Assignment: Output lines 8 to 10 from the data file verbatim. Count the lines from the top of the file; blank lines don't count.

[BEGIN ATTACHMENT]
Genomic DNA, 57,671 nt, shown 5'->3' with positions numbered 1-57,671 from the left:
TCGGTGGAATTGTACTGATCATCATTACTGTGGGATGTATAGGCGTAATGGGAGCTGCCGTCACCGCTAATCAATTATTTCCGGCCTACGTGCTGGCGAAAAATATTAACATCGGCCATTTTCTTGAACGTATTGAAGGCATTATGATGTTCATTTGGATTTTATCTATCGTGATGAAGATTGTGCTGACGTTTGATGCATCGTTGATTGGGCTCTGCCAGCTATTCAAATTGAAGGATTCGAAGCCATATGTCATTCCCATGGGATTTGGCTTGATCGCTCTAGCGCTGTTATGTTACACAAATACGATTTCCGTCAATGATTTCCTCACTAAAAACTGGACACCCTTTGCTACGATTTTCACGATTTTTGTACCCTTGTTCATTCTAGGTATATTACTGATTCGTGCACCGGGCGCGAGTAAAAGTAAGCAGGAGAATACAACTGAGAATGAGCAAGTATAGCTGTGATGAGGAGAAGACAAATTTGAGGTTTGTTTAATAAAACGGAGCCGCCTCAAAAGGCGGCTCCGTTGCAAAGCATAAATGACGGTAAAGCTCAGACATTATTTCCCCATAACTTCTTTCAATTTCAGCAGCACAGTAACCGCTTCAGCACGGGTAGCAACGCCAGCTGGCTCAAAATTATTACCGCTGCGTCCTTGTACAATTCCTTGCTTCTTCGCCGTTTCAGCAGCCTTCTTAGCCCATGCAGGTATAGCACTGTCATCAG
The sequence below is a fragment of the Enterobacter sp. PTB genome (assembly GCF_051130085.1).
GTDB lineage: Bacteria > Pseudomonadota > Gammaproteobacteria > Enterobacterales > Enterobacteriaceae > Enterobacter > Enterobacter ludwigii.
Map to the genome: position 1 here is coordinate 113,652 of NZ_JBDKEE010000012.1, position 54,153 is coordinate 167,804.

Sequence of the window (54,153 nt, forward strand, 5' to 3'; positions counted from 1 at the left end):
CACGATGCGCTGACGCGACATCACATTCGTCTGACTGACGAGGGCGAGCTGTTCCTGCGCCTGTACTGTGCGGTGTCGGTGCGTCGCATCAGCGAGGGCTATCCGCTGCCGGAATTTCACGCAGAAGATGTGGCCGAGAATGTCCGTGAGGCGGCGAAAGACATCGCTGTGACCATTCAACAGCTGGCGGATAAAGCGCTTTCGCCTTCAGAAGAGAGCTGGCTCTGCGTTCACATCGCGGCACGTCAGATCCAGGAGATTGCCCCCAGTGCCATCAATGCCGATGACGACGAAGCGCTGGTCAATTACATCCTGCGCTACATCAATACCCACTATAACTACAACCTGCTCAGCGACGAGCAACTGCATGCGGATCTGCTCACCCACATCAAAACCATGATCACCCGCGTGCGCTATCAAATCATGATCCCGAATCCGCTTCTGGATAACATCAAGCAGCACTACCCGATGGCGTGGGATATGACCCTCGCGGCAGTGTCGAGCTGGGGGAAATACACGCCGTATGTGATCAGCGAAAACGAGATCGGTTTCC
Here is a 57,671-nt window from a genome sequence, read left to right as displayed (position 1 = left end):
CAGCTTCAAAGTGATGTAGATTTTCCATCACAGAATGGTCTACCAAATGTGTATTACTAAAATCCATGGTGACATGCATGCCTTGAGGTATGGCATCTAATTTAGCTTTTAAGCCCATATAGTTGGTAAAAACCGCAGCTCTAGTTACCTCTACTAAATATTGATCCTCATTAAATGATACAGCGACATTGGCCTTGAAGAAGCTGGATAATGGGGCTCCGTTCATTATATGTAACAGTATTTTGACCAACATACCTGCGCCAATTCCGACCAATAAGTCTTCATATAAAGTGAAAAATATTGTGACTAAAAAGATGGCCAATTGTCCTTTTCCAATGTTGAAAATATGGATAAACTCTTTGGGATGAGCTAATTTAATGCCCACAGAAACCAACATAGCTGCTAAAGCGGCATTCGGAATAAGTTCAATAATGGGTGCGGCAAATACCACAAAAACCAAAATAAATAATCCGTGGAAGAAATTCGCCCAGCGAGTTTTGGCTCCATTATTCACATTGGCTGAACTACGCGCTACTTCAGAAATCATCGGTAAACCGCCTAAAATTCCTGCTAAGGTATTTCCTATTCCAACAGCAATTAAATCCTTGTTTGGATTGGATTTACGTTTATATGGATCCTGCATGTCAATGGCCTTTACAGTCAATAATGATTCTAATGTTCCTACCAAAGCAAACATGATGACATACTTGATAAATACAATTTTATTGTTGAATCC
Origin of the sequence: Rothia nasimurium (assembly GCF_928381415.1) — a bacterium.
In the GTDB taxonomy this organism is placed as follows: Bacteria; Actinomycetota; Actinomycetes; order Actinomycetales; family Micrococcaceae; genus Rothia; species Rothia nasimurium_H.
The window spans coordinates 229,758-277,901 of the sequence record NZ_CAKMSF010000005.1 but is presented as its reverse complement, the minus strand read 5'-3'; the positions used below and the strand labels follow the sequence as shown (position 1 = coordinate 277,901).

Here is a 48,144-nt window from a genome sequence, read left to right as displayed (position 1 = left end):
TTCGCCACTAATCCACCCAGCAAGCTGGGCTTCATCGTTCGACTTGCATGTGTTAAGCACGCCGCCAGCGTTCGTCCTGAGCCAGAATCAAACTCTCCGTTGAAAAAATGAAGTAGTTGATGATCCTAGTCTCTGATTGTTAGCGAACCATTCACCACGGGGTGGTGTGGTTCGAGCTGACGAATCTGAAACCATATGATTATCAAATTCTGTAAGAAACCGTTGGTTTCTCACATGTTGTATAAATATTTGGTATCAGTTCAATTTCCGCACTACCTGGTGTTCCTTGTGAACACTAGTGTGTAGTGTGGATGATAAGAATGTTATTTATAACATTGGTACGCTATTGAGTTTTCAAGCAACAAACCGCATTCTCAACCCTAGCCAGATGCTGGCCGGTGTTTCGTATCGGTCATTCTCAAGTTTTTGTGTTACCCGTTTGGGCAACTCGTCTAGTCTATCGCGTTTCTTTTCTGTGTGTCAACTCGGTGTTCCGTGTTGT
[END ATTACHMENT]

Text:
Here is a 57,671-nt window from a genome sequence, read left to right as displayed (position 1 = left end):
CAGCTTCAAAGTGATGTAGATTTTCCATCACAGAATGGTCTACCAAATGTGTATTACTAAAATCCATGGTGACATGCATGCCTTGAGGTATGGCATCTAATTTAGCTTTTAAGCCCATATAGTTGGTAAAAACCGCAGCTCTAGTTACCTCTACTAAATATTGATCCTCATTAAATGATACAGCGACATTGGCCTTGAAGAAGCTGGATAATGGGGCTCCGTTCATTATATGTAACAGTATTTTGACCAACATACCTGCGCCAATTCCGACCAATAAGTCTTCATATAAAGTGAAAAATATTGTGACTAAAAAGATGGCCAATTGTCCTTTTCCAATGTTGAAAATATGGATAAACTCTTTGGGATGAGCTAATTTAATGCCCACAGAAACCAACATAGCTGCTAAAGCGGCATTCGGAATAAGTTCAATAATGGGTGCGGCAAATACCACAAAAACCAAAATAAATAATCCGTGGAAGAAATTCGCCCAGCGAGTTTTGGCTCCATTATTCACATTGGCTGAACTACGCGCTACTTCAGAAATCATCGGTAAACCGCCTAAAATTCCTGCTAAGGTATTTCCTATTCCAACAGCAATTAAATCCTTGTTTGGATTGGATTTACGTTTATATGGATCCTGCATGTCAATGGCCTTTACAGTCAATAATGATTCTAATGTTCCTACCAAAGCAAACATGATGACATACTTGATAAATACAATTTTATTGTTGAATCC
Origin of the sequence: Rothia nasimurium (assembly GCF_928381415.1) — a bacterium.